BAD laws are the worst sort of tyranny. If any proof were required of this aphorism, one has only to consider the incident that took place in Islamabad on Saturday. Two men have complained they were enjoying soft drinks in their car at the hill resort of Daman-i-Koh when they were challenged by a policeman. The constable told them that they were in violation of the Ramazan laws, which among other things forbid the consumption of food and drink in public places during the hours of fasting. The complainants say that they were taken to the nearby check post and ended up being beaten up by three policemen before being allowed to go. The victims argue that being cognisant that drinking in public might be found offensive, they had deliberately chosen a discrete spot.

There are two points of concern here. First, regardless of whether or not the men were in violation of the law, nothing justifies the treatment they suffered at the hands of the police. The policemen need to be disciplined for what appears to be a serious loss of temper; applying the law, retrogressive though it is, would have been a comparatively better course of action. But more importantly, it needs to be pondered how injudicious legislation emboldens those inclined towards intolerance and hardens their attitudes. The Zia era saw a number of problematic pieces of legislation being passed into law as the state oversaw an ‘Islamisation’ drive, many of which have proved difficult to repeal. While perhaps not as questionable as the infamous blasphemy laws, the Ehteram-i-Ramazan Ordinance of 1981 is one of them. It is true that where this law was applied with draconian force in the early years, it is now not often used against citizens except in regrettable but sporadic instances such as that in Islamabad. Now, mainly, it mandates the closure of cinemas and restaurants during fasting hours. Society has opened up in some respects and even the ulema promote Ramazan as a month of tolerance. So perhaps it is time to open up a debate on laws that help promote intolerance.

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Comments (29)

logic Europe
July 31, 2012 1:19 pm
who can dare to challenge this law ?? Imran khan??
Iftikhar Husain
July 31, 2012 10:59 am
Police has no authority to pass judgement and carry out punishment any where in the world. This matter must be taken to theauthority to question these policemen and give them proper punishment.
July 31, 2012 10:48 am
@ Indian...Save your girls first.
Muhammad Alvi
July 31, 2012 10:26 am
When Jinah help create Pakistan, his slogan was that Pakistan will be a secular state which will have freedom of religeon. It means that people can practice any religeon and in any way they want, without interference by each other and by the government. It was Zia who fell in the hands of Mullah's (for political reasons) and created draconian laws such as blasphemy, ihtram-e-Ramazan, etc. Religeon is fine, but it should be kept separate from the state. It is not government's job to enforce any religeon on any person. Islam has survived and flourished 1500 years. It does not need any government's help to survive now.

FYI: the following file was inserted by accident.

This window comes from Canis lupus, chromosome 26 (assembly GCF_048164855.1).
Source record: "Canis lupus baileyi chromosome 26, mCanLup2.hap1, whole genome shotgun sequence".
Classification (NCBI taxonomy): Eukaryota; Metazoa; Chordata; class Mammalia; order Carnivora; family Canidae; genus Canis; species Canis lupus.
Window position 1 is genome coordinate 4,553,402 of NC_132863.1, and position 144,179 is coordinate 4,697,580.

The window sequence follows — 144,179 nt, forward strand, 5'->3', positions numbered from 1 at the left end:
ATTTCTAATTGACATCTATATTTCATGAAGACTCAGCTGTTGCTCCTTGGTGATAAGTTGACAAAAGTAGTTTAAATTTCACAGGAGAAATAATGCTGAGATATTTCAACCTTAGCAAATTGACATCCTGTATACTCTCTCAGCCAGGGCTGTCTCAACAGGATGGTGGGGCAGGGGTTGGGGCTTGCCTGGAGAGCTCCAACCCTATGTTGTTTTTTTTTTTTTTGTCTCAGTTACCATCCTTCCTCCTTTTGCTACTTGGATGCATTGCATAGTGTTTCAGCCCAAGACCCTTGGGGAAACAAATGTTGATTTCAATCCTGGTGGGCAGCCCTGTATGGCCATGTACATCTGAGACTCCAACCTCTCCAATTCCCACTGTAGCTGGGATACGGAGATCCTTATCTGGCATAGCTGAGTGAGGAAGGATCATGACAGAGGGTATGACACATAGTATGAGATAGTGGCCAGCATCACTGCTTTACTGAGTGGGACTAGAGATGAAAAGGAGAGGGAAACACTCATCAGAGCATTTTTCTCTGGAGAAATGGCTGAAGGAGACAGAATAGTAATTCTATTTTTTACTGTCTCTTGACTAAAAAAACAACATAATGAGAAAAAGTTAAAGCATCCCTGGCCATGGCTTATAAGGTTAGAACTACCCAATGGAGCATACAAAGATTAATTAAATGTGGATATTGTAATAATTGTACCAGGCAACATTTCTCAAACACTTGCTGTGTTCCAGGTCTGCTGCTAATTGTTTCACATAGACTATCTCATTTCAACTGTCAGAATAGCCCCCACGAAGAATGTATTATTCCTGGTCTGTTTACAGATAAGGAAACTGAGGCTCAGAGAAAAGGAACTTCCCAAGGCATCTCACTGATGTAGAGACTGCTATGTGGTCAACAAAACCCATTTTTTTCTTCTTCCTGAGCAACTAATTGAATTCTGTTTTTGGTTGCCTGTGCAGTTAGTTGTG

July 31, 2012 11:51 am
The peole who you claim to be infedals, (Europeans) have a great respect for human beings. I have seen and oberved the police in Europe very gentle, humanitarian and deeply rooted in love for others. Just compare Pakistani police with the, in the case described above, where they proved to be Guardians of Islam!
July 31, 2012 3:03 am
very progressive!! Good luck Sirs.
July 31, 2012 4:14 am
The mother of all outdated laws is the 5 years electoral term imposed upon the people by the elite. It should be reduced to three years so the people have a frequent say on the direction of its destiny and keep the government in perpetual probation. Its is about time the Elites, comprising of Politicians, Institutions and Media share power with the true owners of the Country
Cyrus Howell
July 31, 2012 5:07 am
Pakistan won't have a workable constitution until the religious and the ordinary agree on compromises. How can there be two different kinds of law at the same time?
July 31, 2012 5:25 am
Thank you, Indian.
July 31, 2012 5:35 am
The shadow of the dictator ZIA will haunt this nation in long times to come. All ordinances and amendments in constitution passed in his time were controversial and made the constitution a riddle. Very rightly said that it is not being applied as strictly but nevertheless, a lot of patients of sugar, Blood pressure and heart diseases suffer because of it. Due to our extremist mentality It is really impossible to repeal them, there is a need to redefine the constitution